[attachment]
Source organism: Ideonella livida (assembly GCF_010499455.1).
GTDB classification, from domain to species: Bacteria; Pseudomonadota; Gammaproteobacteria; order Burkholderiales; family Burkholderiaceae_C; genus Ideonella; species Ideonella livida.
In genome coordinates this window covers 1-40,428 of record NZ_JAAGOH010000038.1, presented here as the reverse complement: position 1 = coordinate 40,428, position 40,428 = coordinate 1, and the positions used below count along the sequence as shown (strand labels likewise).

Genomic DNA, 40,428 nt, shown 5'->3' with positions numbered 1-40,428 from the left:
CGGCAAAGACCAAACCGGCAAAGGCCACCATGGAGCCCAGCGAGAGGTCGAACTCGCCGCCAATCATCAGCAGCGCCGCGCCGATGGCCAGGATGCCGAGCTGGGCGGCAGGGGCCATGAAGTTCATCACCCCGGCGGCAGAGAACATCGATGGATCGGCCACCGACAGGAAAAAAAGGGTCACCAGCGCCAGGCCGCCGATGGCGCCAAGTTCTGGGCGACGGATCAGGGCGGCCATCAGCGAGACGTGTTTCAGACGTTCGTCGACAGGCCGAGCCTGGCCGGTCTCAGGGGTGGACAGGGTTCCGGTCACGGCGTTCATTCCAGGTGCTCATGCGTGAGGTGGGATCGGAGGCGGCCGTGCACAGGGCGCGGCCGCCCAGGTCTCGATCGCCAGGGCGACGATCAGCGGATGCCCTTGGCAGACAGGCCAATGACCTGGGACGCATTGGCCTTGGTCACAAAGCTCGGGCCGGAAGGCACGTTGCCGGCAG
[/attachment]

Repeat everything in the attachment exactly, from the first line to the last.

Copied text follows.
Source organism: Ideonella livida (assembly GCF_010499455.1).
GTDB classification, from domain to species: Bacteria; Pseudomonadota; Gammaproteobacteria; order Burkholderiales; family Burkholderiaceae_C; genus Ideonella; species Ideonella livida.
In genome coordinates this window covers 1-40,428 of record NZ_JAAGOH010000038.1, presented here as the reverse complement: position 1 = coordinate 40,428, position 40,428 = coordinate 1, and the positions used below count along the sequence as shown (strand labels likewise).

Genomic DNA, 40,428 nt, shown 5'->3' with positions numbered 1-40,428 from the left:
CGGCAAAGACCAAACCGGCAAAGGCCACCATGGAGCCCAGCGAGAGGTCGAACTCGCCGCCAATCATCAGCAGCGCCGCGCCGATGGCCAGGATGCCGAGCTGGGCGGCAGGGGCCATGAAGTTCATCACCCCGGCGGCAGAGAACATCGATGGATCGGCCACCGACAGGAAAAAAAGGGTCACCAGCGCCAGGCCGCCGATGGCGCCAAGTTCTGGGCGACGGATCAGGGCGGCCATCAGCGAGACGTGTTTCAGACGTTCGTCGACAGGCCGAGCCTGGCCGGTCTCAGGGGTGGACAGGGTTCCGGTCACGGCGTTCATTCCAGGTGCTCATGCGTGAGGTGGGATCGGAGGCGGCCGTGCACAGGGCGCGGCCGCCCAGGTCTCGATCGCCAGGGCGACGATCAGCGGATGCCCTTGGCAGACAGGCCAATGACCTGGGACGCATTGGCCTTGGTCACAAAGCTCGGGCCGGAAGGCACGTTGCCGGCAG